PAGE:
It seems that the idea was born during Antenna’s television program «Apodeixeis» (Evidence), which broadcast footage of a soft-porn video recorded on a schoolchild’s mobile phone just a few days ago. But banning mobiles in schools is the easy answer to the challenge of solving all those ills…
It seems that the idea was born during Antenna’s television program “Apodeixeis” (Evidence), which broadcast footage of a soft-porn video recorded on a schoolchild’s mobile phone just a few days ago. But banning mobiles in schools is the easy answer to the challenge of solving all those ills broadcast by the private channel in lurid detail.
Nevertheless many sought to embrace this idea, including the candidate prefect for Athens and Piraeus, Argyris Dinopoulos, who was one of the guests on host Nikos Evangelatos’s panel that night. The next morning, Dinopoulos wrote an inspired article propounding a ban on mobile phones in schools.
Like all bans, the one mentioned sounds like a good idea at first. Actually it is lucky that there was no referendum conducted about the issue as the likelihood is that the government too would have embraced the proposal and progressed with an irrelevant, useless and impractical ban. But the problem was not born because of the irritation mobile phones engender by their constant ringing. It was created because the cameras in mobile phones have been used to film the sexual shenanigans of schoolchildren. This is certainly a problem, but is the best solution imposing a ban on mobiles? Even if such a ban was ordered, how would it be enforced? Would one have to subject all pupils to body searches before they enter the school grounds? And if such a ban could be enforced in schools, what would one do about mobile use by youngsters in cafeterias?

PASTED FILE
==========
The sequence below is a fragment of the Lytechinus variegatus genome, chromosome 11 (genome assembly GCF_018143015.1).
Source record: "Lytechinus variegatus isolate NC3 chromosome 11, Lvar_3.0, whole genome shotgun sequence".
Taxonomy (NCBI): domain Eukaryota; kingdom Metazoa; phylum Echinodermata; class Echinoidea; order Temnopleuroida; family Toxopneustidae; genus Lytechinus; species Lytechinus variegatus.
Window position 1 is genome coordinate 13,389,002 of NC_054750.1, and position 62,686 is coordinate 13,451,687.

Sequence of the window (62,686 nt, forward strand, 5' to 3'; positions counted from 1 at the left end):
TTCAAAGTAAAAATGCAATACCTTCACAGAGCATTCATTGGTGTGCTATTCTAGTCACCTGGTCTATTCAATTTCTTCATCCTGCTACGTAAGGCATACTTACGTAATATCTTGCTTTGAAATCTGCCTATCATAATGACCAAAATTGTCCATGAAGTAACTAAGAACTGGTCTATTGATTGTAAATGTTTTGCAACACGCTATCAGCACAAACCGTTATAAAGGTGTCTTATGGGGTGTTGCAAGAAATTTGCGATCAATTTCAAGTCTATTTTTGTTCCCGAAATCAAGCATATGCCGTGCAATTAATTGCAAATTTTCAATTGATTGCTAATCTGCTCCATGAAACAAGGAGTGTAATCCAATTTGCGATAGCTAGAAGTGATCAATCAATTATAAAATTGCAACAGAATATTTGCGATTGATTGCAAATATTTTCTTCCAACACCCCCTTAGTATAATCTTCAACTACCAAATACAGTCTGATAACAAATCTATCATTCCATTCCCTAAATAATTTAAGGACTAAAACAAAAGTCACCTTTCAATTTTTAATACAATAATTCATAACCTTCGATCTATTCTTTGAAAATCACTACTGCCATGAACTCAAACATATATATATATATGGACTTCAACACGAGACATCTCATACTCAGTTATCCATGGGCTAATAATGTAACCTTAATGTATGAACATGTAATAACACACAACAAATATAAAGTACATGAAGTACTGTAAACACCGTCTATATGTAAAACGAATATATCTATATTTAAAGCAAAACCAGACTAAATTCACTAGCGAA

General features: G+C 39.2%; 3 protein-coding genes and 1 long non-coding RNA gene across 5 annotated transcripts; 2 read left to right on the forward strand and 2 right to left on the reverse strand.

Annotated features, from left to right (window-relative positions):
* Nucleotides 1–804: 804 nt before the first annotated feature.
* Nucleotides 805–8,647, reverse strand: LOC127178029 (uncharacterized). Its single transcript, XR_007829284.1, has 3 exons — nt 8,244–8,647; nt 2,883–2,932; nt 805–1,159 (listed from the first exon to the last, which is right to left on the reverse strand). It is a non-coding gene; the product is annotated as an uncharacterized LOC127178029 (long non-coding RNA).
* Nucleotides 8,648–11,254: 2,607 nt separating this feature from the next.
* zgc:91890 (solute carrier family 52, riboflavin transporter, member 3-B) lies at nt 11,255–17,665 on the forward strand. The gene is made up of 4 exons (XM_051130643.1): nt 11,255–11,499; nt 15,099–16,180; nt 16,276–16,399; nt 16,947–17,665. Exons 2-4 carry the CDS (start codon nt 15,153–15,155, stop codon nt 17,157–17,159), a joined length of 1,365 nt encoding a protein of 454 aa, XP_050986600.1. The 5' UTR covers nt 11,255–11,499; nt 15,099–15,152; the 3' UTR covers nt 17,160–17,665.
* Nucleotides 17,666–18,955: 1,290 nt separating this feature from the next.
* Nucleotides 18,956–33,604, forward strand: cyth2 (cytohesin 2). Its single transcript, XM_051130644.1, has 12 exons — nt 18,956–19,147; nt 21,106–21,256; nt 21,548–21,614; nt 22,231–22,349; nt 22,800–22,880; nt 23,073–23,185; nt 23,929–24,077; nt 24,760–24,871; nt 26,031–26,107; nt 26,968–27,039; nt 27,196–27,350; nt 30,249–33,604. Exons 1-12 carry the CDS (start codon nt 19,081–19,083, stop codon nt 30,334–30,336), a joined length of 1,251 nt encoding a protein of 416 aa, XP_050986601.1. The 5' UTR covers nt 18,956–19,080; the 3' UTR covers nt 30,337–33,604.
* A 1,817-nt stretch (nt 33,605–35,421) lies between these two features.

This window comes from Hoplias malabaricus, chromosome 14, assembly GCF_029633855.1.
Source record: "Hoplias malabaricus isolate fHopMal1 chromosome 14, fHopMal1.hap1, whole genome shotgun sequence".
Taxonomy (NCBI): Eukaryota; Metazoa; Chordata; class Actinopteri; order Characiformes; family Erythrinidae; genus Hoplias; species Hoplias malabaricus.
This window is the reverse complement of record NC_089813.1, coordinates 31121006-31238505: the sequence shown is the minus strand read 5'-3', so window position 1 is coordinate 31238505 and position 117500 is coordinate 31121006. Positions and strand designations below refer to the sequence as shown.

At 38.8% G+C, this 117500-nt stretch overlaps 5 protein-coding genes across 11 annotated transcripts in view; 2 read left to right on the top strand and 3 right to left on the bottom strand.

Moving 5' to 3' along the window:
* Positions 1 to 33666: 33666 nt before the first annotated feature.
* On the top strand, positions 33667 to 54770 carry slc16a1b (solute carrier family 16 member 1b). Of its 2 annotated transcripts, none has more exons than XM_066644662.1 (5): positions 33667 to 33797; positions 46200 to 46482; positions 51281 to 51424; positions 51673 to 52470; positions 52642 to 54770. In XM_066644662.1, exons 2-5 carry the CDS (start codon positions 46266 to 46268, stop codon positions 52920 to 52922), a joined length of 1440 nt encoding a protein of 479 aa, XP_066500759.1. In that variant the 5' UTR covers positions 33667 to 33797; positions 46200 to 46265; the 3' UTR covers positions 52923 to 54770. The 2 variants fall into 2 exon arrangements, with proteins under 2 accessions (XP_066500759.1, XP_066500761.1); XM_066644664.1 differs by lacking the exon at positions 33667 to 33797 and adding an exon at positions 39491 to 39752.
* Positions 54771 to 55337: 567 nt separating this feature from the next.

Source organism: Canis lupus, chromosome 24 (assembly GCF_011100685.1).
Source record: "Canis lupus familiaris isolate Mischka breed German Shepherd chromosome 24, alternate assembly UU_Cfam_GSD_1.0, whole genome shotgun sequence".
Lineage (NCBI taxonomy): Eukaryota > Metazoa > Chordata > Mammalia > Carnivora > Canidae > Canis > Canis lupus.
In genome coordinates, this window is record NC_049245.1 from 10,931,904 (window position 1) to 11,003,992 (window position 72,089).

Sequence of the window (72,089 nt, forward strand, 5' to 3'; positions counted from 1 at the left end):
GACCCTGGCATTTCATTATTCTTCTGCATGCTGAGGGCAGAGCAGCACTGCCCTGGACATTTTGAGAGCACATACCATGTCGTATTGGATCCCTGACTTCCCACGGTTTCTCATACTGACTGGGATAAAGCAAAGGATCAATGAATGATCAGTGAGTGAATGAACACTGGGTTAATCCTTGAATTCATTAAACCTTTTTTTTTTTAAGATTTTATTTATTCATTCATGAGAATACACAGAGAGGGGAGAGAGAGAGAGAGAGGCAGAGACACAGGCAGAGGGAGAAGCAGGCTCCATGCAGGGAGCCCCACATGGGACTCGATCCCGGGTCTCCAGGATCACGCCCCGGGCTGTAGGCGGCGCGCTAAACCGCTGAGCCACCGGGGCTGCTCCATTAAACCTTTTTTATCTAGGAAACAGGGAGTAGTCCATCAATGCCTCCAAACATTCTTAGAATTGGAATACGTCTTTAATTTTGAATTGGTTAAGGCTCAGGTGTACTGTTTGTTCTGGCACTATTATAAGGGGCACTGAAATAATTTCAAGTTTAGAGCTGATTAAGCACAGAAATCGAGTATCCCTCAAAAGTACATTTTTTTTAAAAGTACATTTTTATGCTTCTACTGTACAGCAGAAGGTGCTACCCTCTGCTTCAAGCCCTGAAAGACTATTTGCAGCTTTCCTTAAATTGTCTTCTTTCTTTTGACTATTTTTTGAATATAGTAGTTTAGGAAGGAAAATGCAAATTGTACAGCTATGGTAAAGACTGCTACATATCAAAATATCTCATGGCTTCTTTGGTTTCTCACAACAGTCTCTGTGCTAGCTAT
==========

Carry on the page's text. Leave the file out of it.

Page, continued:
And if it really is the means that is the problem here, shouldn’t we do something about Internet use in schools? After all, the Internet can also be used to distribute pornography, as we well know.
Issuing a ban would be just another piece of meaningless legislation. Such a ban could not, and would not, be enforced; it would simply be invoked each time a case arises resembling that of the alleged rape of the Evia schoolgirl. Such a law would only be of use for moralizers to refer to during their rants on television debates: “There is a law against this! Why isn’t legislation being enforced?” But what should trouble us more than all the above is the warm reception given to this idea. Every time a problem arises, will we simply impose a ban?
First of all, bans are only convenient for politicians – they make for good press releases and news conferences. By sweeping the problem under the carpet via a ban, politicians can pretend that they are solving a chronic problem. But history shows that bans do not help solve such problems but rather exacerbate them. Apart from this, Greek citizens are addicted to bans. They want to feel that someone is watching over them – a very dangerous stance in these populist times.
KATHIMERINI English Edition, 09/11/2006